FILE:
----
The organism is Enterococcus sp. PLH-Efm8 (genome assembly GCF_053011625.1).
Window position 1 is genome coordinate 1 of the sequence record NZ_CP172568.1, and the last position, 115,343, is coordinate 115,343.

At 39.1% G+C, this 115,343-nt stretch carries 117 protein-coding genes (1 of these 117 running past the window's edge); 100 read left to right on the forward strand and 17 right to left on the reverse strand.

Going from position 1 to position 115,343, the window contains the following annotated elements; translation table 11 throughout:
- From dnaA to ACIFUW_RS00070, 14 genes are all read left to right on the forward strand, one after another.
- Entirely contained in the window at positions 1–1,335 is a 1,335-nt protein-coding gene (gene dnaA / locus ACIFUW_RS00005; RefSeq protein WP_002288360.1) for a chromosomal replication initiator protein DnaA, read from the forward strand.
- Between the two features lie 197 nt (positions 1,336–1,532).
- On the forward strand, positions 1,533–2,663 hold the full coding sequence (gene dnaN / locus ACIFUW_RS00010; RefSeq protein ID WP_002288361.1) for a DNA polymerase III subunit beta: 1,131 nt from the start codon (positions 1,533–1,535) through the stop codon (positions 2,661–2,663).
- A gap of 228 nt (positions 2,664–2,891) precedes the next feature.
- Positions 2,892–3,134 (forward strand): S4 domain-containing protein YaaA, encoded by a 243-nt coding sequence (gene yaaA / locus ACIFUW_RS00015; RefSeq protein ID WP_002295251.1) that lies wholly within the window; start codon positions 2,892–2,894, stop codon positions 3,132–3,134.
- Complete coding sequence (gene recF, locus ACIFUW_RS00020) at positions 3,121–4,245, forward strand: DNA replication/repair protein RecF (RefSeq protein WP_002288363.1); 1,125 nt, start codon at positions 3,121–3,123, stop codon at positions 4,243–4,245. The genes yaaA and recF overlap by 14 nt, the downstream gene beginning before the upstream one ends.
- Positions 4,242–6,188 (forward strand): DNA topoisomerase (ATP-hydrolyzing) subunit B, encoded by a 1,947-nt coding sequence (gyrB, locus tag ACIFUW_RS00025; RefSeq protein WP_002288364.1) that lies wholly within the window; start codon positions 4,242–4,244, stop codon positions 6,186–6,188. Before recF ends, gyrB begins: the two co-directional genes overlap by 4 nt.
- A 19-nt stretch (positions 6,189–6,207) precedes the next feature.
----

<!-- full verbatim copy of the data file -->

The organism is Enterococcus sp. PLH-Efm8 (genome assembly GCF_053011625.1).
Window position 1 is genome coordinate 1 of the sequence record NZ_CP172568.1, and the last position, 115,343, is coordinate 115,343.

At 39.1% G+C, this 115,343-nt stretch carries 117 protein-coding genes (1 of these 117 running past the window's edge); 100 read left to right on the forward strand and 17 right to left on the reverse strand.

Going from position 1 to position 115,343, the window contains the following annotated elements; translation table 11 throughout:
- From dnaA to ACIFUW_RS00070, 14 genes are all read left to right on the forward strand, one after another.
- Entirely contained in the window at positions 1–1,335 is a 1,335-nt protein-coding gene (gene dnaA / locus ACIFUW_RS00005; RefSeq protein WP_002288360.1) for a chromosomal replication initiator protein DnaA, read from the forward strand.
- Between the two features lie 197 nt (positions 1,336–1,532).
- On the forward strand, positions 1,533–2,663 hold the full coding sequence (gene dnaN / locus ACIFUW_RS00010; RefSeq protein ID WP_002288361.1) for a DNA polymerase III subunit beta: 1,131 nt from the start codon (positions 1,533–1,535) through the stop codon (positions 2,661–2,663).
- A gap of 228 nt (positions 2,664–2,891) precedes the next feature.
- Positions 2,892–3,134 (forward strand): S4 domain-containing protein YaaA, encoded by a 243-nt coding sequence (gene yaaA / locus ACIFUW_RS00015; RefSeq protein ID WP_002295251.1) that lies wholly within the window; start codon positions 2,892–2,894, stop codon positions 3,132–3,134.
- Complete coding sequence (gene recF, locus ACIFUW_RS00020) at positions 3,121–4,245, forward strand: DNA replication/repair protein RecF (RefSeq protein WP_002288363.1); 1,125 nt, start codon at positions 3,121–3,123, stop codon at positions 4,243–4,245. The genes yaaA and recF overlap by 14 nt, the downstream gene beginning before the upstream one ends.
- Positions 4,242–6,188 (forward strand): DNA topoisomerase (ATP-hydrolyzing) subunit B, encoded by a 1,947-nt coding sequence (gyrB, locus tag ACIFUW_RS00025; RefSeq protein WP_002288364.1) that lies wholly within the window; start codon positions 4,242–4,244, stop codon positions 6,186–6,188. Before recF ends, gyrB begins: the two co-directional genes overlap by 4 nt.
- A 19-nt stretch (positions 6,189–6,207) precedes the next feature.